Last Build Date: Fri, 28 Apr 2017 10:05:58 +0000Copyright: Copyright 2010 Dave Tabler
Fri, 28 Apr 2017 05:00:45 +0000
James Henry Neel Reed, known as Henry Reed, was born on April 28, 1884, in Monroe County, WV, a rural county lying along the Virginia border in the Appalachian Mountains of southeastern West Virginia. Reed grew up in Monroe County as a member of a large extended family. His father and at least one uncle […]
Thu, 27 Apr 2017 05:00:00 +0000
Coin collectors today consider the hobo nickel a numismatic treasure, a tribute to long- forgotten folk artists who often literally carved for their supper. The Buffalo nickel debuted in 1913, but it wasn’t until the Great Depression struck that hobo nickel carving reached its peak. During this period, buffalo nickels were the most common nickels […]
Wed, 26 Apr 2017 05:00:00 +0000
“[After the end of the Spanish American War] Mt. Savage resumed its gay pleasures, which led to many courtships. There was nothing better to further this cause than a long bicycle ride. “The Sunday afternoon ride up to Allegany, pushing up Moss Cottage Hill; stopping at Paul’s Store to buy peppermints and licorice candy; resting […]
Tue, 25 Apr 2017 05:00:00 +0000
Excerpt from “Ninety Pounds of Fight,’ by Tom Wallace, Nature Magazine, Feb. 1942 Because of politics Kentucky’s anti-steel-trap law, passed nearly four years ago, hangs in the balance. The Legislature meets in January. Between the law, which has not been fully enforced, and repeal, sought by conservatives who want to continue using steel traps, stands […]
The post Lucy Furman lobbies against steel trap hunting in KY appeared first on Appalachian History.
Mon, 24 Apr 2017 05:00:00 +0000
Said author Harriete Arnow of her time with the hill people of Kentucky: "I was especially intrigued by their language. They were as definite as Shakespeare. For example, the children never said "tree"; they named the tree: white oak, black oak, post oak, poplar, they knew them all."
The post I had never been in a community that was so remote appeared first on Appalachian History.
Fri, 21 Apr 2017 05:00:00 +0000
West Virginia entrepreneur Donald F. Duncan (1892-1971) had never heard of the yo-yo until 1928, when he encountered Pedro Flores on a business trip to California. Earlier that same decade, Flores had immigrated to America from the Philippines, and initially worked as a bellhop at a Santa Monica hotel. Carving and playing with wooden yo-yos […]
Thu, 20 Apr 2017 05:00:58 +0000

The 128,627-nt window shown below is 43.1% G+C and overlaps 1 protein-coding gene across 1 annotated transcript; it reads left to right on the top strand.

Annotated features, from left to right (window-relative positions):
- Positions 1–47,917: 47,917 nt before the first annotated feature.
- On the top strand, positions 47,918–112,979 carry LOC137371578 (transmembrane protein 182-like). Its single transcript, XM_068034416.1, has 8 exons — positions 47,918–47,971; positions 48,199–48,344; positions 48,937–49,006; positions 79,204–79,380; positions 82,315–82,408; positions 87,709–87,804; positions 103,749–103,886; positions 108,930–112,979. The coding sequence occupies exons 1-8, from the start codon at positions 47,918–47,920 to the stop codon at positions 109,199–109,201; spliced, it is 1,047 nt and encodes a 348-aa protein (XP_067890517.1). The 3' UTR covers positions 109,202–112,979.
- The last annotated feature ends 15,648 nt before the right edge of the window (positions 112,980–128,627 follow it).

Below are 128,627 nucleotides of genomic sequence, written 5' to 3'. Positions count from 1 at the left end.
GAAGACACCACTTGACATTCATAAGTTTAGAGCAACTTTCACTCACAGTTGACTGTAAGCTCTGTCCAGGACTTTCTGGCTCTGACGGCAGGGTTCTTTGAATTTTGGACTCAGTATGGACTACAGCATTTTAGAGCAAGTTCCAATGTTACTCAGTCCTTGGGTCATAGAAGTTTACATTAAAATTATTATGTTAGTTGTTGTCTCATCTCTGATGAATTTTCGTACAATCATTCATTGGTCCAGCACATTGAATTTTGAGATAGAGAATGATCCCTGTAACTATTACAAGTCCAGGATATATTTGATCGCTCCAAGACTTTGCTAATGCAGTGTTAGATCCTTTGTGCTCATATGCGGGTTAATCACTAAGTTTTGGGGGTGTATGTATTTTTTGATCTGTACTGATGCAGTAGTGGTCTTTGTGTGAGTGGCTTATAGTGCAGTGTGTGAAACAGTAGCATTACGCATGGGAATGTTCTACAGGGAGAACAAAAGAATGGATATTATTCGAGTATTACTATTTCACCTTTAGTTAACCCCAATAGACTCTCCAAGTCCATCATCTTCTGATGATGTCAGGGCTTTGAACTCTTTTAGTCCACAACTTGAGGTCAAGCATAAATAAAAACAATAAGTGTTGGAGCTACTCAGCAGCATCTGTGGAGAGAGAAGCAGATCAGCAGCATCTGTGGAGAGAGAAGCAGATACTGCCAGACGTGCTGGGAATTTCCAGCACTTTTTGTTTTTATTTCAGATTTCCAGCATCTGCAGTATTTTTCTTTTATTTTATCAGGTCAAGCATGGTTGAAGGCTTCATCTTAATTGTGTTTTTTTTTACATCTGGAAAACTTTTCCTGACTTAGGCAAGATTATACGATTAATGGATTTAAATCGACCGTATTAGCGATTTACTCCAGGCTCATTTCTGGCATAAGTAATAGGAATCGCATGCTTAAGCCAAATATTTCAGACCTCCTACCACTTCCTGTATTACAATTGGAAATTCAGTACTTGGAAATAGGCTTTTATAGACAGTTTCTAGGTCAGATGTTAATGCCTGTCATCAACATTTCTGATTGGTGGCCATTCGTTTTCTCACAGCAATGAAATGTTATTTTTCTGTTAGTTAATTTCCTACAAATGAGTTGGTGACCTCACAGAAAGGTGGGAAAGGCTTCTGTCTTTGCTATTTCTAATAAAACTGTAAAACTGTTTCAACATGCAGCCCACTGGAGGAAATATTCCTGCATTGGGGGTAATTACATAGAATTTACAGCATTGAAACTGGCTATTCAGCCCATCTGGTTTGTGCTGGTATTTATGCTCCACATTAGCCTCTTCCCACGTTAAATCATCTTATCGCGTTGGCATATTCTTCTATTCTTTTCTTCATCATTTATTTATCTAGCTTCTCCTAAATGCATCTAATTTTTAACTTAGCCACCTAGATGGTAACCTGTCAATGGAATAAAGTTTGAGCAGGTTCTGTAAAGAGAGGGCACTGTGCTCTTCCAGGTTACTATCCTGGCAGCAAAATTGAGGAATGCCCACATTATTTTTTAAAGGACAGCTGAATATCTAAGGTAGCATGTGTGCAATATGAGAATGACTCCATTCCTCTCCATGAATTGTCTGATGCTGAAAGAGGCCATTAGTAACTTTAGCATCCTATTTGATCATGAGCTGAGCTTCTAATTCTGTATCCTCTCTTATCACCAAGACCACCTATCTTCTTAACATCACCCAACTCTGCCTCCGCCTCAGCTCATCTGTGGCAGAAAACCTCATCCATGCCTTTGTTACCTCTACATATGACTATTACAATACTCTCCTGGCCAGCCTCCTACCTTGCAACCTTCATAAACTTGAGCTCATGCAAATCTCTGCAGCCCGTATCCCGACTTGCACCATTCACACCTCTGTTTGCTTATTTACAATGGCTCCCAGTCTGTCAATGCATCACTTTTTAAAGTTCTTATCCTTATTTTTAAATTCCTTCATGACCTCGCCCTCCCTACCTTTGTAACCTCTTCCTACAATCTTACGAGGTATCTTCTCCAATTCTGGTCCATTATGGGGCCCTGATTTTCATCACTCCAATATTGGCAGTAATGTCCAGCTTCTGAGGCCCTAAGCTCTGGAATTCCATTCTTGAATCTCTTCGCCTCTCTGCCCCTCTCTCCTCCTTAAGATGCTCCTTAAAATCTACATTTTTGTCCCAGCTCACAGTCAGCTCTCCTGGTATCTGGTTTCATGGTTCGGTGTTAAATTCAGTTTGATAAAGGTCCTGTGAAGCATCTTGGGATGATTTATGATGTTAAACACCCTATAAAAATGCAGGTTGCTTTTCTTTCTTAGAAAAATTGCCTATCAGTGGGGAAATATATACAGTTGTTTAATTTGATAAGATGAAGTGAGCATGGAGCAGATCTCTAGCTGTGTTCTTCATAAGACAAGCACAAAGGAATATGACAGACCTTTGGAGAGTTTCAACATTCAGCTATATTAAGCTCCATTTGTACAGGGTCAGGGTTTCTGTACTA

The Southwest Times “serving Southwest Virginia since 1906” Friday, April 20, 1928 F. A. Seagle was called to Marion today in connection with the undertaking department of Seagle Bros. ——- Howard C. Gilmer left yesterday evening for New York on a profesional trip, expecting to be away for several days. ——- A communications from Commonwealth’s […]
Wed, 19 Apr 2017 05:00:00 +0000
Kentucky’s Mammoth Cave is not only the largest known cave in the world; it has the distinction of being the oldest touring cave. Formal guided tours were started here in 1816. It remained in private ownership for the next 125 years and grew to become a prime tour attraction. And because Mammoth had showed the […]
Tue, 18 Apr 2017 05:00:00 +0000
“Religious leaders have always had a very powerful influence in Wales,” says Alan Conway in The Welsh in America: Letters from Immigrants. “In the early years of the nineteenth century they had not been in favor of emigration as the means for curing the ills that beset the Welsh, but eventually they came down heavily […]
Mon, 17 Apr 2017 05:00:00 +0000
In 1924, when I was 16 years old, I started workin’ at the Appalachian Mill as a cone winder operator. Now on that machine, that was a long machine, it had about 50 spindles on it and I was windin’ threads from a cone up to a spool. There wasn’t a clock in the room. […]
The post See what a break that was? We got the 40 hour week appeared first on Appalachian History.
Fri, 14 Apr 2017 10:33:28 +0000
Thu, 13 Apr 2017 05:00:29 +0000
Please welcome guest author Greg B. Miller of Chattanooga, TN. “My great grandmother was a Walden of Walden’s Ridge,” he says. “I was moving an old chest of drawers for my mom when I found a family history written by my grandmother’s brother in 1937.” The following excerpt is from that document: Walden Family […]
The post He was active as a cat, strong as a second Sampson appeared first on Appalachian History.